Info on 2011 Holy Land Pilgrimage

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July 13, 2008


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The heavens declare the glory of God; the skies proclaim the work of his hands. Psalm 19

I used to interpret this as metaphor until Carl Sagan discovered reverberation, in a sense - music, emanating from the centre of the Milky Way. Somehow I think metaphor and literal exist in holy union in Scripture. God isn't a tricker, he instead applauds the faith of a child, which is one of the most literal developmental phases of life. Yet at the same time, his revelation to the world is rich and deep. With every discovery, a new avenue to explore.

That aside, I'm left wondering why the heavens declare the glory of God if it is our neighbor that should be of primary importance. When the people threw down palm branches for the King to walk on, the very stones would have cried out should they have been absent. The afternoon of the triumphal entry, where did it all leave the neighbour? Was God in need of a little me-time that afternoon?

Is this inconsistent? Is there a dichotomy of worship of the Divine and service to humanity where one pauses from service to worship? Or is the fulfillment of my neighbour rooted in the glorification of God.

Not literally I suppose. Singing a round of Shine Jesus Shine won't summon the bread truck...

But then perhaps that's not the literal outcome. Perhaps instead that's the instant one.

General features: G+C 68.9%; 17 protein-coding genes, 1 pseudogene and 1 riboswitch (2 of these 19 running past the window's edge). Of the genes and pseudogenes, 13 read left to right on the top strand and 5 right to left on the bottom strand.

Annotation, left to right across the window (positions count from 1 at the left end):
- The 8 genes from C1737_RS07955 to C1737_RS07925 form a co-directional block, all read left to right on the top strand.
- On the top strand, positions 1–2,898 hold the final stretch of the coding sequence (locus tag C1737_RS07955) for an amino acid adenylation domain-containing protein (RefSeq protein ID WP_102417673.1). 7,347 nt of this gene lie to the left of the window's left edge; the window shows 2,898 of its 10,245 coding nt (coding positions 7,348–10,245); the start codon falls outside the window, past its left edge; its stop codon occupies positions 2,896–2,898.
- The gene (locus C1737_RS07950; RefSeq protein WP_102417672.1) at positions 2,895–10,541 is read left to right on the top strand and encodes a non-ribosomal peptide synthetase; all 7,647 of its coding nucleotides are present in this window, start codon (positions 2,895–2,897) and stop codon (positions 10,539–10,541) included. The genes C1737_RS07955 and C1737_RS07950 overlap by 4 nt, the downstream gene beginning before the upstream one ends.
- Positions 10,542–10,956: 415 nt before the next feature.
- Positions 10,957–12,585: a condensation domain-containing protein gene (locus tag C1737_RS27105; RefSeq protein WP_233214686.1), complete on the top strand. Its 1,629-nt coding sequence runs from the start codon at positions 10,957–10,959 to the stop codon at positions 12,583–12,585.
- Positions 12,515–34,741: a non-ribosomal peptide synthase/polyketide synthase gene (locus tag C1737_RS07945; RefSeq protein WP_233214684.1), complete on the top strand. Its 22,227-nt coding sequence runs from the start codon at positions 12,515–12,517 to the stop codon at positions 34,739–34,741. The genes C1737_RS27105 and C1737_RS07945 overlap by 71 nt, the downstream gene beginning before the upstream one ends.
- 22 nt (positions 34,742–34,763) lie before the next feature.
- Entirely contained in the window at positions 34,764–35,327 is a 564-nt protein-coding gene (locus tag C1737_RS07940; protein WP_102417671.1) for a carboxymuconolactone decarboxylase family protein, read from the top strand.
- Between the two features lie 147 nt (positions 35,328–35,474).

I'm not challenging your post. Just thinking out loud.


Well, singing a round of Shine Jesus Shine won't summon the *physical* bread truck.

The declaration of the glory of God is worship, but it is also a testimony and a witness; it's fundamentally an evangelistic action. I'm hard pressed to think of a greater service.


Joe, have you found a wireless connection that beams into your cabin somehow?


You're right, Tim, it's kind of mysterious...


By the way Scott, I liked what you had to say about worship, with the bread truck comment I was only trying to mull over how someone (not me) who holds to a point of view such as is found in this article I just found... they might interpret the head space of Christ the day of his triumphal entry. The emphasis he places on worship of himself there (the very stones would cry out) appears to sideline the poor or even the neighbor briefly, and in fact appears to catch Christ in an inconsistency with all of his talk about selfless love of neighbour, unless, *unless* there is more to the impact of worship of Christ than meets the eye.

It has me thinking that if we humans spent more time debating "what is the chief end of man" then if we read the Bible literalistically sometimes, things might work out fairly well.

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blank stare...

  • Copyright Rev. Joseph Walker, St Timothy's Anglican Church

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